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1660s, from Latin upupa, imitative of its cry (cf. Greek epops "hoopoe").
If anybody smears himself with the blood of this bird on his way to bed, he will have nightmares about suffocating devils. [Cambridge bestiary, 12c.]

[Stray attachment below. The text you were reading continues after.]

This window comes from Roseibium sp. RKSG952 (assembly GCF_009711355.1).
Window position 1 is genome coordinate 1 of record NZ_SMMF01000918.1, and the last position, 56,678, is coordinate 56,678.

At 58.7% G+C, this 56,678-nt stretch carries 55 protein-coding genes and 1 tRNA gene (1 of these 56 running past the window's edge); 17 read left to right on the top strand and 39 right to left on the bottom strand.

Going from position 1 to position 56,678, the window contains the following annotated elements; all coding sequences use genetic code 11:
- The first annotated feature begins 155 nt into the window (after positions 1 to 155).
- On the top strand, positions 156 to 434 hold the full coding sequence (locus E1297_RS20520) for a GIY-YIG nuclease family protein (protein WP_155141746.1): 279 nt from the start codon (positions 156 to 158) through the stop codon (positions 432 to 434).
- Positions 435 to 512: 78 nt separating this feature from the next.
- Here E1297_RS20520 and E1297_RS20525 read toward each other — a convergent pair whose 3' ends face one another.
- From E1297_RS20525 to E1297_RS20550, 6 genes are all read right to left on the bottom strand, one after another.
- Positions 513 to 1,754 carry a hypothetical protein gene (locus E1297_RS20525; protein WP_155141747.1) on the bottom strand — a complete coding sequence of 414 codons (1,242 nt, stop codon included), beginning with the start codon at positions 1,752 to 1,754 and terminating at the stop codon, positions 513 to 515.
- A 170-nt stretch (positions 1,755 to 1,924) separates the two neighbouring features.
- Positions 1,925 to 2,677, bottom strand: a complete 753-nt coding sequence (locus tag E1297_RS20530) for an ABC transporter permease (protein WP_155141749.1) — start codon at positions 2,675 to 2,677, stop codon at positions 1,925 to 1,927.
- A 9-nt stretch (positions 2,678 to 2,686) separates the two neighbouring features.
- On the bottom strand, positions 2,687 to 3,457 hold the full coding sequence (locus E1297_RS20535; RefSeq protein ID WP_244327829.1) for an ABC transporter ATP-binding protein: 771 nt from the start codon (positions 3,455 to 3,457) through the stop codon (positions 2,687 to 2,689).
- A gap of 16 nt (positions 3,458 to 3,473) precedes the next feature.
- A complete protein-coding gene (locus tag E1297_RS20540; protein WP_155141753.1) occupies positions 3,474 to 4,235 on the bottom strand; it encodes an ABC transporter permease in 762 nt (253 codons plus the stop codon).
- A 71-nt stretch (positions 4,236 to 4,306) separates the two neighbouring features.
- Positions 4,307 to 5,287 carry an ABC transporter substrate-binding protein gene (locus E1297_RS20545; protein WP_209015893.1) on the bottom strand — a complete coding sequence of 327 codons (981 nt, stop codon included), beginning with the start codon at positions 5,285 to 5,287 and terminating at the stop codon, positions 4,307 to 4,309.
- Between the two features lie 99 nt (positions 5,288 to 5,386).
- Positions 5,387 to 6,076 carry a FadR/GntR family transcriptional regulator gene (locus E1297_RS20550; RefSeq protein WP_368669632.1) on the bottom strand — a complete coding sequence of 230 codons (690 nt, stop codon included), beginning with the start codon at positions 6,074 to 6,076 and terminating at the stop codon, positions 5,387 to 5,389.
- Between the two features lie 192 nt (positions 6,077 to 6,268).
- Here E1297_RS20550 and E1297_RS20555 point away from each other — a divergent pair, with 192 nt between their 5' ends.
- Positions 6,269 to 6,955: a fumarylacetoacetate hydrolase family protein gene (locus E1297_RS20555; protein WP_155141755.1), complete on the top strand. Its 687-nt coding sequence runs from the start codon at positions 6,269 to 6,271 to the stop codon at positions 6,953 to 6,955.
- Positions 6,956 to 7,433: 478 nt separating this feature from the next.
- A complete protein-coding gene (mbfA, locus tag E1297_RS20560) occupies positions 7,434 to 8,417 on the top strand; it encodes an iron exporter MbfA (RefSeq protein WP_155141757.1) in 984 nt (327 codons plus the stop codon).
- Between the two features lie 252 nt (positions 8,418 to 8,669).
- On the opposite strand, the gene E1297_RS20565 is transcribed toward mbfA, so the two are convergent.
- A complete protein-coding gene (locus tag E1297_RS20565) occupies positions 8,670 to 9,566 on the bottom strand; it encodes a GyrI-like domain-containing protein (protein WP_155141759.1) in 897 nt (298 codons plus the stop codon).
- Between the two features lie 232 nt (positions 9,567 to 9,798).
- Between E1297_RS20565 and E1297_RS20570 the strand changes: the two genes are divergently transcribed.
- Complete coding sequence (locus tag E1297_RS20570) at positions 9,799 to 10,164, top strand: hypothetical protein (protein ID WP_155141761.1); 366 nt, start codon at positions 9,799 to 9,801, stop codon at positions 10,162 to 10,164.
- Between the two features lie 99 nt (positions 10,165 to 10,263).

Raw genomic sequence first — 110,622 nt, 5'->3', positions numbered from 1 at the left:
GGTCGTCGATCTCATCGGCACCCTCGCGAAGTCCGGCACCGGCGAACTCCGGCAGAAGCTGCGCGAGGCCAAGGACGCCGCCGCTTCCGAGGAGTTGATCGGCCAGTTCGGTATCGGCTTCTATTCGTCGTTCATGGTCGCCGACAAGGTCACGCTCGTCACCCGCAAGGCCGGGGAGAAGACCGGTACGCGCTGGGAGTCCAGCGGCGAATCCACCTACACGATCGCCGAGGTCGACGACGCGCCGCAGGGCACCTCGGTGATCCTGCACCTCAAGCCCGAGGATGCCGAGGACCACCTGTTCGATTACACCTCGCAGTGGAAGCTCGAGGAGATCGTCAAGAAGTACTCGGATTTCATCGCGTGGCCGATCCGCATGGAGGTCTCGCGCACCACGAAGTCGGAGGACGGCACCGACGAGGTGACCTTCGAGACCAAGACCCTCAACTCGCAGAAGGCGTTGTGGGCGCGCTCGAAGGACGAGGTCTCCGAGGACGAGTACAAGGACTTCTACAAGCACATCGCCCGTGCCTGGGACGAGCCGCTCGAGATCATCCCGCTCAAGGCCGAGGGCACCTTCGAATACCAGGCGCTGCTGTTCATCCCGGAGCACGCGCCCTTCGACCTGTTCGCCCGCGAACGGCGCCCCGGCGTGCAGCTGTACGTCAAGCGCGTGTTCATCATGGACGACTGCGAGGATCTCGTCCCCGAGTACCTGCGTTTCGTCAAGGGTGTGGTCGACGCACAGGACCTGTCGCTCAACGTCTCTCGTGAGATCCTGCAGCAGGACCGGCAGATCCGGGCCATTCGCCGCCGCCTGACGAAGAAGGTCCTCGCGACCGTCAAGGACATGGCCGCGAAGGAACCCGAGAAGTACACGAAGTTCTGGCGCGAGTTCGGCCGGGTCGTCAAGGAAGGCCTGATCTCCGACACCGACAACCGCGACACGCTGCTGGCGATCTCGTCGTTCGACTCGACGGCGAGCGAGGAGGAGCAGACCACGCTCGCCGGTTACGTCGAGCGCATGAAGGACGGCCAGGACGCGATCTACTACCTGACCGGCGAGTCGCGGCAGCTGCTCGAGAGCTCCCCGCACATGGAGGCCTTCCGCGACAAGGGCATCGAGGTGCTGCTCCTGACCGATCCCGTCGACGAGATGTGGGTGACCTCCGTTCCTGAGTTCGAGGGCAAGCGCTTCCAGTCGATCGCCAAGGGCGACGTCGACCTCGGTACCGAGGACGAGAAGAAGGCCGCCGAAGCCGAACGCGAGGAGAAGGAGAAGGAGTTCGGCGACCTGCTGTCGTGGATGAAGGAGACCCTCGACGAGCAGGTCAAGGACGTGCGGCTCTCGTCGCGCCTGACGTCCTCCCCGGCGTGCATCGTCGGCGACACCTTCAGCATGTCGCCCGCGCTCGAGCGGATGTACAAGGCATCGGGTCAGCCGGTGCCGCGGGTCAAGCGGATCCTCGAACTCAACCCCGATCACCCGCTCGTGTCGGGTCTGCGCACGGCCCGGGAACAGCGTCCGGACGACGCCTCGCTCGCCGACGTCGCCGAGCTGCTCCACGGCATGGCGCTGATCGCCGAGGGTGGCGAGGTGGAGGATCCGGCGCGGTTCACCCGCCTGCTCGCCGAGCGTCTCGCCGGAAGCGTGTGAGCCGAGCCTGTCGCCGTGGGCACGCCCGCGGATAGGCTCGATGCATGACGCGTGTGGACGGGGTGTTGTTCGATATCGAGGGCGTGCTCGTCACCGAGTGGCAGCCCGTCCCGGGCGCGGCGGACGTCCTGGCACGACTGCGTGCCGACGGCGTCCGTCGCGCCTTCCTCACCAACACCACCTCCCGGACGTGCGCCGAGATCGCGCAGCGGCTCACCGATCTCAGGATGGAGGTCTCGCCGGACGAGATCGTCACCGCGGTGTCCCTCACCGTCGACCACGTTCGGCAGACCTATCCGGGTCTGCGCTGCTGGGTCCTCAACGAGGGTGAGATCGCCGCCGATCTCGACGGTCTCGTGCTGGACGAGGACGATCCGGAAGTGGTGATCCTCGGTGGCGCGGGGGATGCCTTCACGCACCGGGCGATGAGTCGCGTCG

(Upupa epops), strikingly crested bird found from southern Europe and Africa to southeastern Asia, the sole member of the family Upupidae of the roller order, Coraciiformes. About 28 centimetres (11 inches) long, it is pinkish brown on the head and shoulders, with a long, black-tipped, erectile crest and black-and-white barred wings and tail. The hoopoe takes insects and other small invertebrates by probing the ground with its long, downcurved bill. Some systems of classification recognize one other species (U. africana), found from Ethiopia to South Africa.